5. When do AIs become moral agents?

    Great, great argumentation Sensei... +1... (I myself have a simple stance that we can have morality issues when switching off an AI only if that AI has a will to live.)
  6. Ha :)... 400 posts and counting... Tremble Swansont, tremble.

  7. Migrating HD to new laptop

    Thank you guys for your helpful comments. I solved the problem within 24h by buying a second-hand laptop similar to the one I had (Lenovo; similar specifications; similar age; the dead laptop was 'L' line, the current laptop is 'T' line) and migrating the hard drive into it. Finished successfully, after some manual driver installations. Windows is working good; all other important licenses also seem to work. Prior to this, I bought external HD enclosure and made backup (as StringJunky suggested) just in case something goes wrong. I also tried to boot my HD from a newer (more recently manufactured) laptop, but this did not finish good as this newer laptop model required something called UEFI boot. I see now that this second-hand laptop that I obtained has a very poor battery... nevertheless, my software is running and I am as happy as a pig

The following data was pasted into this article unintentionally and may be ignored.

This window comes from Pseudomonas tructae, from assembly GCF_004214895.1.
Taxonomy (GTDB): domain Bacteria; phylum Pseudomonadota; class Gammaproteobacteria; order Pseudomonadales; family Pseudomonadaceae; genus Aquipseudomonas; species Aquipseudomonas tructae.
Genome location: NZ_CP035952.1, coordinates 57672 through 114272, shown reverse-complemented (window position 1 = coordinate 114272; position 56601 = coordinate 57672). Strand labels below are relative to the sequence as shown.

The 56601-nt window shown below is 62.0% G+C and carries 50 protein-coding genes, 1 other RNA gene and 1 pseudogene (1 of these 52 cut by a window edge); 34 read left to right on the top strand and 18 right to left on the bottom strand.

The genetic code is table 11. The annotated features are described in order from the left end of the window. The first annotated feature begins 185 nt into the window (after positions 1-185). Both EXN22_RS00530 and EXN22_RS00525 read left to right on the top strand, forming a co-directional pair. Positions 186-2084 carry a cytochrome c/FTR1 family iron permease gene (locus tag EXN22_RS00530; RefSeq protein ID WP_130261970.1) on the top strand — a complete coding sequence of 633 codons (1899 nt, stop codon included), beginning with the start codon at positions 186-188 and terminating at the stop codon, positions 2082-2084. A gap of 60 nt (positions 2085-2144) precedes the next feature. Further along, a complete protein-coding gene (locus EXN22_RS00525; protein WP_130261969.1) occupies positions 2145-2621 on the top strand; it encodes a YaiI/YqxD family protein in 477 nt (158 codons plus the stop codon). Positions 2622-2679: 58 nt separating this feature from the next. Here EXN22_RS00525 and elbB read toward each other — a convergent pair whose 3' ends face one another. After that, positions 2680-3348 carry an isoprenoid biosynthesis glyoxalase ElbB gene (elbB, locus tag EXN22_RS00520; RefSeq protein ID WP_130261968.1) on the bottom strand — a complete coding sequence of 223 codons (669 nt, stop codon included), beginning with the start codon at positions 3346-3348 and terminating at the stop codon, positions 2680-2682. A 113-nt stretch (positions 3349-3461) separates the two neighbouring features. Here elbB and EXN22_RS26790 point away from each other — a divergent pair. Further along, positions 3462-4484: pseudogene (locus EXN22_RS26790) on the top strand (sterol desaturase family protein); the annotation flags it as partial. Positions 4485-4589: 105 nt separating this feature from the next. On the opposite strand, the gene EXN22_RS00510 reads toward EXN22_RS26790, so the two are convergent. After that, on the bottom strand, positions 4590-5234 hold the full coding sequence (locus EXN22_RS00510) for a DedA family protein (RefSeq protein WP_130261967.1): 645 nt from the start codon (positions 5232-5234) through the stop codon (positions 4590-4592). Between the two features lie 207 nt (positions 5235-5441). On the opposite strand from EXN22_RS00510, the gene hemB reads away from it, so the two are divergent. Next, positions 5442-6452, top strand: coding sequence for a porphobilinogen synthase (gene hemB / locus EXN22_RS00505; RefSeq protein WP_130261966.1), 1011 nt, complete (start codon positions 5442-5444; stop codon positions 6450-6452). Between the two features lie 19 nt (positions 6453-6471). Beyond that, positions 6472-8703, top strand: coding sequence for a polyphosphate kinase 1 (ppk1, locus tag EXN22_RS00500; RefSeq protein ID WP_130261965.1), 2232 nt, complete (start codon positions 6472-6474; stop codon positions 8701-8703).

8. Migrating HD to new laptop

    I hope my software licenses (rockwell automation, for example) are tied to hard drve. At least some od them. Replacing the motherboard may cause windows license problem then, if i underatood correctly? I still have to confirm that i can find mb replacement. I was trying to find the same laptop. No success for the moment.
  9. Migrating HD to new laptop

    Yes, this is my secondary option. My prmary is to boot from my old disk as i have some hard to replace software licenses on it.
  10. Migrating HD to new laptop

    Motherboard died on my laptop (lenovo think pad). If I buy new laptop and replace its hard drive with the one from my old laptop, is there a chance that it will boot? Is it worth a try? How to increase my chances?
  11. When do AIs become moral agents?

    Maybe... when it asks you not to do it (or shows other signs that it does not want to be switched off, like fighting for its 'life').
  12. New Forum Design?

    Not bad... I am reading this on a big screen - a design is a bit too wide for my taste. I am missing side content (list of new posts and user feeds) - is there any way to have them again? Where can I read user feeds? Also, I look a bit too pale on my avatar picture. I actually have a bit grayish complexion.